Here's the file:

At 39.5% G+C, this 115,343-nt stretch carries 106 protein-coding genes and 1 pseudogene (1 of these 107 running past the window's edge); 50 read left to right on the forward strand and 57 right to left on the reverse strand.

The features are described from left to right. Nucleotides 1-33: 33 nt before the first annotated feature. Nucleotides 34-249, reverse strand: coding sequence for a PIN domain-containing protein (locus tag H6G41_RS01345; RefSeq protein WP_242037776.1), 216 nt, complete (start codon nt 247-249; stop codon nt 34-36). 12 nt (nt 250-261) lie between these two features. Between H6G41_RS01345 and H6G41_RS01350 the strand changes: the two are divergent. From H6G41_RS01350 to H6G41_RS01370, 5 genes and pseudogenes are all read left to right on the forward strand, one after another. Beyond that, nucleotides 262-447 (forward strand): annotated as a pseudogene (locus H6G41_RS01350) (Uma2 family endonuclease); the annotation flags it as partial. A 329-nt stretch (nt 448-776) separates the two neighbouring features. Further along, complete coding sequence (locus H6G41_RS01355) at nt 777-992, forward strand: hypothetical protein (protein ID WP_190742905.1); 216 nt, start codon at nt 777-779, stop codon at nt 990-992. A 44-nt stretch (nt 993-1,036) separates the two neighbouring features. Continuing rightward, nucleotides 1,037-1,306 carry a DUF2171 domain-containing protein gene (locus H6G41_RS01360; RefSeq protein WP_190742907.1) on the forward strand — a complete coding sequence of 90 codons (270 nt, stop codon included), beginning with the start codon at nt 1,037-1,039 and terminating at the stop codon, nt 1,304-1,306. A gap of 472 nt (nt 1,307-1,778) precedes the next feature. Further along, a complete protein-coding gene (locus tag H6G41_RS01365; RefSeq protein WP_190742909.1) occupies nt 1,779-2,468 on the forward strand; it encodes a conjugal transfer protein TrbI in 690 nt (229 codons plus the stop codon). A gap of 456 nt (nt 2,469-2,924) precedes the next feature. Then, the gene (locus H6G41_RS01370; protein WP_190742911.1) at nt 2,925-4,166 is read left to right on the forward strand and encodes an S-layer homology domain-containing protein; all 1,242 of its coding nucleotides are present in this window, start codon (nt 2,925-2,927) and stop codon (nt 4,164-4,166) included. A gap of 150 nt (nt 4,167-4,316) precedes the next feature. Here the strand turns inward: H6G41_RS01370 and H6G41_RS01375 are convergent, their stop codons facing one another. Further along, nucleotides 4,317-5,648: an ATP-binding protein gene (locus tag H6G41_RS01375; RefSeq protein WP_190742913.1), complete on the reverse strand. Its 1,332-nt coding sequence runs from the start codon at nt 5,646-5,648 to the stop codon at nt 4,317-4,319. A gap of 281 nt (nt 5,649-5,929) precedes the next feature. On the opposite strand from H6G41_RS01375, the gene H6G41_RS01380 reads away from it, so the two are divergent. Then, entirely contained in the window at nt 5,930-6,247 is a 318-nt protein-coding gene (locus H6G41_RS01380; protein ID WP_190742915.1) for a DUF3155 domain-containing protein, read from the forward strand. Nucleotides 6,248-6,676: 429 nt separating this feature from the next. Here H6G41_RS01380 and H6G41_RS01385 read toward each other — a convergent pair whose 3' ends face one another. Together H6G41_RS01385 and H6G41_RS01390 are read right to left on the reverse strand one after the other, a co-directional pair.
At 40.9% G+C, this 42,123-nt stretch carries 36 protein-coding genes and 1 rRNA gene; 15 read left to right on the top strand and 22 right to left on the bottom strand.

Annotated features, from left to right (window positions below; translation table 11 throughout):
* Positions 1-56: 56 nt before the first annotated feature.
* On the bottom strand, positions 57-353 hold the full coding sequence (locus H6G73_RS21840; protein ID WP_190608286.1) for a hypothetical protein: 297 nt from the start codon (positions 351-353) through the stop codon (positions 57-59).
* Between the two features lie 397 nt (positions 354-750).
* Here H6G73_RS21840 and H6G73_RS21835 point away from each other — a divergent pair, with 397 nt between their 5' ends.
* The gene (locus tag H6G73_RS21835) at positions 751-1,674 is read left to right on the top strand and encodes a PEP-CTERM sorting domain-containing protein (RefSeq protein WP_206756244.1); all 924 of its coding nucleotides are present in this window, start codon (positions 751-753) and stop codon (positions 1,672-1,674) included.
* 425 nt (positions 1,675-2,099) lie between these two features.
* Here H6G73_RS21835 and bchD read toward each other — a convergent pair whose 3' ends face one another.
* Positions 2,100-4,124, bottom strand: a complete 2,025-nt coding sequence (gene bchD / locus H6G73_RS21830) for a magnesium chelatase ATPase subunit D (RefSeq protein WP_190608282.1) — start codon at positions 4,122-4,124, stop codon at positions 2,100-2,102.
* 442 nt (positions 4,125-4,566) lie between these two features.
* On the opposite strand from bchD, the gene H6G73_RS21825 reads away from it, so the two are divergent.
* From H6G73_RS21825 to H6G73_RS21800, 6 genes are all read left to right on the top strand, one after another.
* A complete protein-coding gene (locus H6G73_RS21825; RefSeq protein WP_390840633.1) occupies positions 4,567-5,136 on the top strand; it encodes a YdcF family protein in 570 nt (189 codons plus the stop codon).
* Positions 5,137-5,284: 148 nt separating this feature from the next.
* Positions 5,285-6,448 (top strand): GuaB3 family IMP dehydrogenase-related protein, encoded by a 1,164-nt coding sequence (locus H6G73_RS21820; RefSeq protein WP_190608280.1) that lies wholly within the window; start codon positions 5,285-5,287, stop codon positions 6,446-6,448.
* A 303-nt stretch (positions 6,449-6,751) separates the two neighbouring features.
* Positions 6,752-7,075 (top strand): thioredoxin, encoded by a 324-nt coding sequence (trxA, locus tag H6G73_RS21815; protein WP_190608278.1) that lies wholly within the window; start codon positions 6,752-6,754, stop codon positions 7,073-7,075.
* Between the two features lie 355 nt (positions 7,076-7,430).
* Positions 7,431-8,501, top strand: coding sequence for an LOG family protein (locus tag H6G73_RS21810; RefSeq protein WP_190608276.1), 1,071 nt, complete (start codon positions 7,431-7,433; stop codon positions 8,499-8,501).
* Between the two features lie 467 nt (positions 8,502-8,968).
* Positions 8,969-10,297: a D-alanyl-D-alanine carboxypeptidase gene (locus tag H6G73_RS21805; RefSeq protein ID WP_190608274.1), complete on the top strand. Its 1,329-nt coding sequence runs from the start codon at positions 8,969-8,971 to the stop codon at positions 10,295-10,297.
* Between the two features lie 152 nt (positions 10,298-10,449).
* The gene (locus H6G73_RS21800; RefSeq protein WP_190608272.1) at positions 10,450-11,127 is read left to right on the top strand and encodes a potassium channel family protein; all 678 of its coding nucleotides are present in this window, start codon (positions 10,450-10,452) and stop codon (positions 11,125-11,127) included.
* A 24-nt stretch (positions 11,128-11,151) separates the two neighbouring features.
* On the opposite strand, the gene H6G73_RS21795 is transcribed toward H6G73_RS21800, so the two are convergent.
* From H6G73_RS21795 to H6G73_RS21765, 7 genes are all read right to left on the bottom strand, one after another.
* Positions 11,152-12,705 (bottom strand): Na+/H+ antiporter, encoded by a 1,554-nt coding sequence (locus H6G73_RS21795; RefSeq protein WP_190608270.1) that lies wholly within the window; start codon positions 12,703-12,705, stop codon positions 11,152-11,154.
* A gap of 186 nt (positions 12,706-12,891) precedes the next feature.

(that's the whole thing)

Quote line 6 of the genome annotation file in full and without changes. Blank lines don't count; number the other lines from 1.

* On the bottom strand, positions 57-353 hold the full coding sequence (locus H6G73_RS21840; protein ID WP_190608286.1) for a hypothetical protein: 297 nt from the start codon (positions 351-353) through the stop codon (positions 57-59).